Far before the terms Native American or Indian were necessary, the tribes were spread throughout the Americas. Before any white man set foot on this land, it was settled by the forefathers of bands we now call Sioux, or Cherokee, or Iroquois.

For centuries, the American Indian developed its customs and legacy without interference. And that history is captivating.

From Mayan and Incan ruins, from the mounds left in the central and southern regions of what is now the U.S. we have learned much. It’s a tale of beautiful artwork and deep spirituality. Archaeologists have unearthed highly elaborate structures and public works.

While there was inevitable tribal conflict, that was just a slight blemish in the experience of our ancestors. They were at peace with this beautiful continent and intensely connected to nature.

 

The European Settler Arrives


european settlers arrive in americaWhen European leaders sent the first ships in our direction, the aim was to explore new resources – however the quality of weather and the bounty of everything from wood to wildlife soon changed their tune. As those leaders learned from their explorers, the drive to colonize spread like wildfire.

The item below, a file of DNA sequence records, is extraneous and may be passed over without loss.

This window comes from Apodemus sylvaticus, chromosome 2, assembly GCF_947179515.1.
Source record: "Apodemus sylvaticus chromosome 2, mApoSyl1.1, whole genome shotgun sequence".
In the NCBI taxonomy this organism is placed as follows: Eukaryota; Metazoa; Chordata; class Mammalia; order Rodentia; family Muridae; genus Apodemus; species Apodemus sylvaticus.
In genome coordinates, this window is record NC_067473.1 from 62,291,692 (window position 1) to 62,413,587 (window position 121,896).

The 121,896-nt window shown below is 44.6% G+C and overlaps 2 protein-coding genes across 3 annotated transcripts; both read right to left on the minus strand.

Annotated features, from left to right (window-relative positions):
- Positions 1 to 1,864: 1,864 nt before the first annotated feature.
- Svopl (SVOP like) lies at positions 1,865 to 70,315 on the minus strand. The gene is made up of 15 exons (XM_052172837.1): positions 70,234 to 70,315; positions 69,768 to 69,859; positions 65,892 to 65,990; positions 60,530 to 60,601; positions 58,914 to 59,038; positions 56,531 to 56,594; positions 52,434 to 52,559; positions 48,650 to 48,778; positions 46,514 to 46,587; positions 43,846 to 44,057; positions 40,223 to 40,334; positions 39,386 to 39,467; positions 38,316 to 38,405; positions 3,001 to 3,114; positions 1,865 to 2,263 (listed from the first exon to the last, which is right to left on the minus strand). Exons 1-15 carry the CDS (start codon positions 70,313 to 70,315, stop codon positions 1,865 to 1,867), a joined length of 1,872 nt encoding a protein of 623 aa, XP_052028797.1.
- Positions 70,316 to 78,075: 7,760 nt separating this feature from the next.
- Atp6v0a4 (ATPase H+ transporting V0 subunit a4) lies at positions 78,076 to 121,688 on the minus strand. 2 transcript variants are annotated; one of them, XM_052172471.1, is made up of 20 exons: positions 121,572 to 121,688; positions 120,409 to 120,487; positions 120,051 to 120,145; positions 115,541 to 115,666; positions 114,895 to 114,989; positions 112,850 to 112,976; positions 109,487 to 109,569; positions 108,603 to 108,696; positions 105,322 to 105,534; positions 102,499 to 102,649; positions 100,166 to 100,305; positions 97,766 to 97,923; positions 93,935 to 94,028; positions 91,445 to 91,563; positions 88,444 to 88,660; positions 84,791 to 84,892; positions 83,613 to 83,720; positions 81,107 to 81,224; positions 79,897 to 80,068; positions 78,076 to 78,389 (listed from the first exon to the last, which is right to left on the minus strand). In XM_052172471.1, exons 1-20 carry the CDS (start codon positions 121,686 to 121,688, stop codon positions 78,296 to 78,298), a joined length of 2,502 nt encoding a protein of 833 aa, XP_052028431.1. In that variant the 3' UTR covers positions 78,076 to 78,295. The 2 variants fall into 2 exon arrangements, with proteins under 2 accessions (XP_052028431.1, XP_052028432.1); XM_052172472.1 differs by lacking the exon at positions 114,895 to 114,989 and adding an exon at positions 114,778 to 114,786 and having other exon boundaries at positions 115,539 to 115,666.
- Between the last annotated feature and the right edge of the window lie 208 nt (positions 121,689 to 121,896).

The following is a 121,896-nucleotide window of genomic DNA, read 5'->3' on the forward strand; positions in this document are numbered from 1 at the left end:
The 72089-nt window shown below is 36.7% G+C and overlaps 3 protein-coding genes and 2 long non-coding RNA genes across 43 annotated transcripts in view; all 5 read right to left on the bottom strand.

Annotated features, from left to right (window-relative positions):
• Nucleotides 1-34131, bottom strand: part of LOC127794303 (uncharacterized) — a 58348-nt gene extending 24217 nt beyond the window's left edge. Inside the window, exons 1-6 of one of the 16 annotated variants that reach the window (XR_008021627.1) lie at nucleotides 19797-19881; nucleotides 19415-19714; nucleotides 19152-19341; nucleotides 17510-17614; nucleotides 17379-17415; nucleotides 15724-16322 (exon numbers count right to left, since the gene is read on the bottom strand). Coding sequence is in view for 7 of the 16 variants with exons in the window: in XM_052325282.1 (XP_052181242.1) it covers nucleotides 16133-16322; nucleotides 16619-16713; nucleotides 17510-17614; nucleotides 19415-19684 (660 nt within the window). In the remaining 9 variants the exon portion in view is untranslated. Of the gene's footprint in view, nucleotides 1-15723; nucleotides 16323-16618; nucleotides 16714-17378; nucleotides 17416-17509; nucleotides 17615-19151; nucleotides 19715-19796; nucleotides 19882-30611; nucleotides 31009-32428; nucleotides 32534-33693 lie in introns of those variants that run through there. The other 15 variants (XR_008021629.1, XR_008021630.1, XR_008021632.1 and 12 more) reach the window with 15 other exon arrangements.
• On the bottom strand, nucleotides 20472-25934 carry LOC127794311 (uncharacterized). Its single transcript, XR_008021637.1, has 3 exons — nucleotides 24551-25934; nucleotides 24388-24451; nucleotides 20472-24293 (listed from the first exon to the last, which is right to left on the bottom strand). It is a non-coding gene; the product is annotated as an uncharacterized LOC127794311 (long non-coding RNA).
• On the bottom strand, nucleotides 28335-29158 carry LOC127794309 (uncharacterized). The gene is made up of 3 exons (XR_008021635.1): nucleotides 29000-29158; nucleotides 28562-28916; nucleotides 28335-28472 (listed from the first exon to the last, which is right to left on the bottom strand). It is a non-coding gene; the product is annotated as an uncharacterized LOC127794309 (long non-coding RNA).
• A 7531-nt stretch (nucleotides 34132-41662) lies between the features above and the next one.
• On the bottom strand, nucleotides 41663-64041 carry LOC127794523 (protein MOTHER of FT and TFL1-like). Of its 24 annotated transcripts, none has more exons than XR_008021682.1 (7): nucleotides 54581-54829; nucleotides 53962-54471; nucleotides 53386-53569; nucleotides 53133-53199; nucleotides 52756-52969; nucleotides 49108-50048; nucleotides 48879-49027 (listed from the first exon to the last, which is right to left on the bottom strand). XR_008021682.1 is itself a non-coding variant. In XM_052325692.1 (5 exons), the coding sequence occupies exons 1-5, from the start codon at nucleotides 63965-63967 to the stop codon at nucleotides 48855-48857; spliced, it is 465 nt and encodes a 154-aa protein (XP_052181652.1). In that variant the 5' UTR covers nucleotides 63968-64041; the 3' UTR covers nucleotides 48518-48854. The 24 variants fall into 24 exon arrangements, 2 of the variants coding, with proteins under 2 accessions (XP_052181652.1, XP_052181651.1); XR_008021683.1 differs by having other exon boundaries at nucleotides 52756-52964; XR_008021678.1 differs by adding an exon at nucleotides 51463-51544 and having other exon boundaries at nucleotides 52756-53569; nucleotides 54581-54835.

The English, French and Spanish raced to carve up the “New World” by sending over inadequately prepared colonists as fast as they could. In the beginning, they skirmished with the surprised Indians of America’s eastern seaboard. But that soon gave way to trade, because the Europeans who came ashore here understood their survival was doubtful with no native help.

Thus followed decades of comparative peace as the settlers got themselves established on American land. But the drive to push inland came soon after. Kings and queens from thousands of miles away were impatient to locate additional resources, and some colonists came for freedom and adventure.

They required more space. And so began the process of pushing the American Indian out of the way.

It took the shape of cash arrangements, barter, and famously, treaties that were nearly uniformly neglected after the Indians were moved off the territory in question.

treaty at new amsterdam